Palm trees are reflected in still waters at Pu’uhonua o Hōnaunau National Historical Park, otherwise known as Place of Refuge. This is one of the royal fish ponds, an anchialine pool in which fish were held for consumption by Hawaiian royalty.
For more information about Pu’uhonua o Hōnaunau National Historical Park, visit https://www.nps.gov/puho/index.htm.
I took these photos on a recent visit to Hawaii Tropical Botanical Garden. The plant looked somewhat familiar to me, but I couldn’t put a name to it. After rummaging through the garden’s plant database, I finally identified it as billbergia nutans. That name sounded even more familiar and a quick check revealed it was a plant I grew in my (tropical) garden in Washington State. There, it was an annual or one to be overwintered indoors. Here, it grows year-round.
Billbergia nutans is native to South America. It’s commonly known as queens tears or friendship plant, the latter because it is an easy plant to split and share. It’s an epiphytic bromeliad, meaning it is shallow rooted and gets most of its moisture and nutrients from the air and from rainfall through the leaves and flowers.
For more information about Hawaii Tropical Botanical Garden, go to htbg.com.
Another photo from my helicopter trip to Maui a few weeks ago. This shows clouds casting shadows on the choppy waters of the ʻAlenuihāhā Channel, between the Big Island and Maui.
Every Wednesday, the cruise ship Pride Of America drops anchor off Kailua Kona and ferries people ashore to explore the offerings of the town and of the Big Island.
What I like most about the ship is how the name is reflected in the paintwork – all red, white, and blue, and stars and stripes. Indeed this ship was built in the U.S.A. and sails under an American flag. And even though the name of the company that operates the ship is Norwegian Cruise Line, it’s now an American company. Best not to mention that Norwegian Cruise Line’s parent company is based in Bermuda, and not because it’s warm and sunny there.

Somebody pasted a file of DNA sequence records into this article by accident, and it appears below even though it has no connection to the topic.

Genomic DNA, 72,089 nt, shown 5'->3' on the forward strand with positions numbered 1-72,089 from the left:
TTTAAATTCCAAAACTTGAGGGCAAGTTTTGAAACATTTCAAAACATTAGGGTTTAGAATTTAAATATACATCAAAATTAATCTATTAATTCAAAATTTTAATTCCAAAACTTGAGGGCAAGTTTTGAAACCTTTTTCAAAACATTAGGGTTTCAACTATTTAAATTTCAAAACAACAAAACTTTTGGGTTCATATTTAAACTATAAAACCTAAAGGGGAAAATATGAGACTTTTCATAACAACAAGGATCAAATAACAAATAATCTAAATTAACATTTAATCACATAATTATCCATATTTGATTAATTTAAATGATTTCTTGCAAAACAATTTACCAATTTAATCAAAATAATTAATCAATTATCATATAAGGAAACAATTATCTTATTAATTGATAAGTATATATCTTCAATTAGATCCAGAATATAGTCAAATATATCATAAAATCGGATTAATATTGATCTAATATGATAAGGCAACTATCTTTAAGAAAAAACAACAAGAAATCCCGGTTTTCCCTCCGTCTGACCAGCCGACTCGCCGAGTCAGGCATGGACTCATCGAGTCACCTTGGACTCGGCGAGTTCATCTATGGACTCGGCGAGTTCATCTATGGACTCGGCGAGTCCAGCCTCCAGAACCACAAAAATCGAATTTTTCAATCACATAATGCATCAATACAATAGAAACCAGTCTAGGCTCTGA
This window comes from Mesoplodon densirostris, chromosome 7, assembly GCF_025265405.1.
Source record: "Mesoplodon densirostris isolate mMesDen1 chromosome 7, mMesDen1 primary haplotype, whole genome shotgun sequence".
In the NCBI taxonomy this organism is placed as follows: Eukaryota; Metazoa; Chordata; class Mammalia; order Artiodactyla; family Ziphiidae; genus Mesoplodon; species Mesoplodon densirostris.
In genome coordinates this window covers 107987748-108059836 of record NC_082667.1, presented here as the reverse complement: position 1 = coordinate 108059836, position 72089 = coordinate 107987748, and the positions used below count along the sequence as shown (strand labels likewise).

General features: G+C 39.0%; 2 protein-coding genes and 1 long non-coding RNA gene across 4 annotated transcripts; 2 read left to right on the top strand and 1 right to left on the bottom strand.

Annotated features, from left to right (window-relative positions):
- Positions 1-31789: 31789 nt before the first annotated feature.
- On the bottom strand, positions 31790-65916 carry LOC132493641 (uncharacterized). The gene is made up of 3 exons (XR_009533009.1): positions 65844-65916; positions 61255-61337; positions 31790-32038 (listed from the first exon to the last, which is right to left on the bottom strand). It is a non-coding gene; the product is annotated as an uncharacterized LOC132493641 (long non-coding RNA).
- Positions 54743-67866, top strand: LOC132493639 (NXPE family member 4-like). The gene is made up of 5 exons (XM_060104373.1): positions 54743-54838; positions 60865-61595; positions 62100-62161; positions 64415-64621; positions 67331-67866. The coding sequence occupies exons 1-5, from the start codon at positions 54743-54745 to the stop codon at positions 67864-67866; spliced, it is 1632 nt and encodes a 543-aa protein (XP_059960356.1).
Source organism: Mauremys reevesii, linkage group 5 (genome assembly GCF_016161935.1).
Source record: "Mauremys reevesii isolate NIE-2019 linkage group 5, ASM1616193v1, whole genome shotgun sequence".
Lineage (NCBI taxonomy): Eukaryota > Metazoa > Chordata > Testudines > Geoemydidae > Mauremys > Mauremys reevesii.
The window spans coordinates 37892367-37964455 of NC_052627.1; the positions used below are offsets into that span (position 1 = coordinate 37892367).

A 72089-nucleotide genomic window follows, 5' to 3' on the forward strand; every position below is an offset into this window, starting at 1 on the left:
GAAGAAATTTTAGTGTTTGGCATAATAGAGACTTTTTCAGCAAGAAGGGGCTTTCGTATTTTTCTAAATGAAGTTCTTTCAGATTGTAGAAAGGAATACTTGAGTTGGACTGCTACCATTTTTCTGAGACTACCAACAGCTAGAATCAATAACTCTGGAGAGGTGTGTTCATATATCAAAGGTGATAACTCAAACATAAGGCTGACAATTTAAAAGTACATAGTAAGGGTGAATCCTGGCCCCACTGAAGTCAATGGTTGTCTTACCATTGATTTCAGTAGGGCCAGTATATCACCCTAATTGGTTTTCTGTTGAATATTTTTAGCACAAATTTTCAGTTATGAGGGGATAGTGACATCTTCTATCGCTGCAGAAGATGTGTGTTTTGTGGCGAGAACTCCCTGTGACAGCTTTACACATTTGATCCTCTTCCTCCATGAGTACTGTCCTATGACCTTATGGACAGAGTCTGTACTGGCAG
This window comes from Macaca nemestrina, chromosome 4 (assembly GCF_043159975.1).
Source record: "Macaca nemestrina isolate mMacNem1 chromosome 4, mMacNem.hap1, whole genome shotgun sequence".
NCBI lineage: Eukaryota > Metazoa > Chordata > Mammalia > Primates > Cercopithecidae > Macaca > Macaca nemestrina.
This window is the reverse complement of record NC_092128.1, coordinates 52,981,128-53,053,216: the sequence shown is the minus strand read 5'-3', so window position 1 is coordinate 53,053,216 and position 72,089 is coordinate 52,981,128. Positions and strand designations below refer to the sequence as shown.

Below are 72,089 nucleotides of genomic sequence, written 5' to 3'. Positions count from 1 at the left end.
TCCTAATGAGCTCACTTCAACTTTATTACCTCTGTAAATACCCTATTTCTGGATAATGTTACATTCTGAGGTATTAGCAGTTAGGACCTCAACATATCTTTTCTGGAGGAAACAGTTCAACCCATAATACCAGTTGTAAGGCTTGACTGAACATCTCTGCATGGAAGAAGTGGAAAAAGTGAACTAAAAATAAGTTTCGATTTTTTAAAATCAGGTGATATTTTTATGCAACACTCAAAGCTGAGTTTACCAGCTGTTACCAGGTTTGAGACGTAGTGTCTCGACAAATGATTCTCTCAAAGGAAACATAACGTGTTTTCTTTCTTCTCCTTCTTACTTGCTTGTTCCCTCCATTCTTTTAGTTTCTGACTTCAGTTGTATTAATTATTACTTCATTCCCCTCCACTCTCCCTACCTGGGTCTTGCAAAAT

There are a great many deeply meaningful and insightful blogs out there, but this isn’t one of them. Instead, here’s a photo of two beef cattle in a field. The reason I like it is for the stem of dry grass sticking out of the one on the left. I imagine him saying something along the lines of, “You ain’t from around these parts, are you?”
This week’s Sunday Stills challenge theme is ‘Bucket List Images.’ (See more responses here.) Since I don’t have a bucket list that posed something of a problem for me, so I plumped for this image of Waipi’o Valley, since I might never see this view again.
Waipi’o is a valley on the northeastern slopes of Kohala Mountain. The valley is about one mile wide at the mouth and about six miles deep with walls that are around 2,000 feet high. It’s accessed by a steep, one-lane road that’s for four-wheel-drive vehicles only. On the left of the top photo, and in the photo to the right, is Hi’ilawe Falls which tumbles almost 1,500 feet into the valley.
Waipi’o means ‘curved water’ in Hawaiian and the valley is known as the “Valley of Kings.” It was the home of Hawaiian royalty until the 15th century and was a stronghold of King Kamehameha, who united the Hawaiian islands under one leader. In its heyday, the valley was home to somewhere between 4,000 and 10,000 people.
Those numbers dropped over time, but the valley remained well-populated until 1946 when a magnitude 8.6 earthquake in the Aleutian Islands triggered a massive Pacific-wide tsunami with waves ranging from 45–130 ft. high. Waipi’o Valley was hit by this tsunami, and though no-one was killed, most of the structures in the valley were destroyed. Today, the population is around 50 residents, though many more visit on a daily basis.
During last month’s Ironman race, these cyclists had committed some sort of misdemeanor, probably following too close, on their way to Hawi, and had been pulled over to serve a 5-minute penalty. But what I liked about this scene was the sign in the background reading ‘Exertion plus perspiration equals inspiration.’ I suspect many of the Ironman participants might have thought the sign should have read ‘Exertion plus perspiration equals pain.’
Incidentally, that bright neon sign was a source of great community consternation when it went up. Some locals thought it was OK. Others thought it was a blight on the community and a sign of the impending apocalypse. It’s been in place a few months now and the hubbub seems to have subsided. I have to say though that the neon colors are still as garish as they ever were.
A scrawled filefish passes through a shaft of sunlight as it swims toward deeper waters.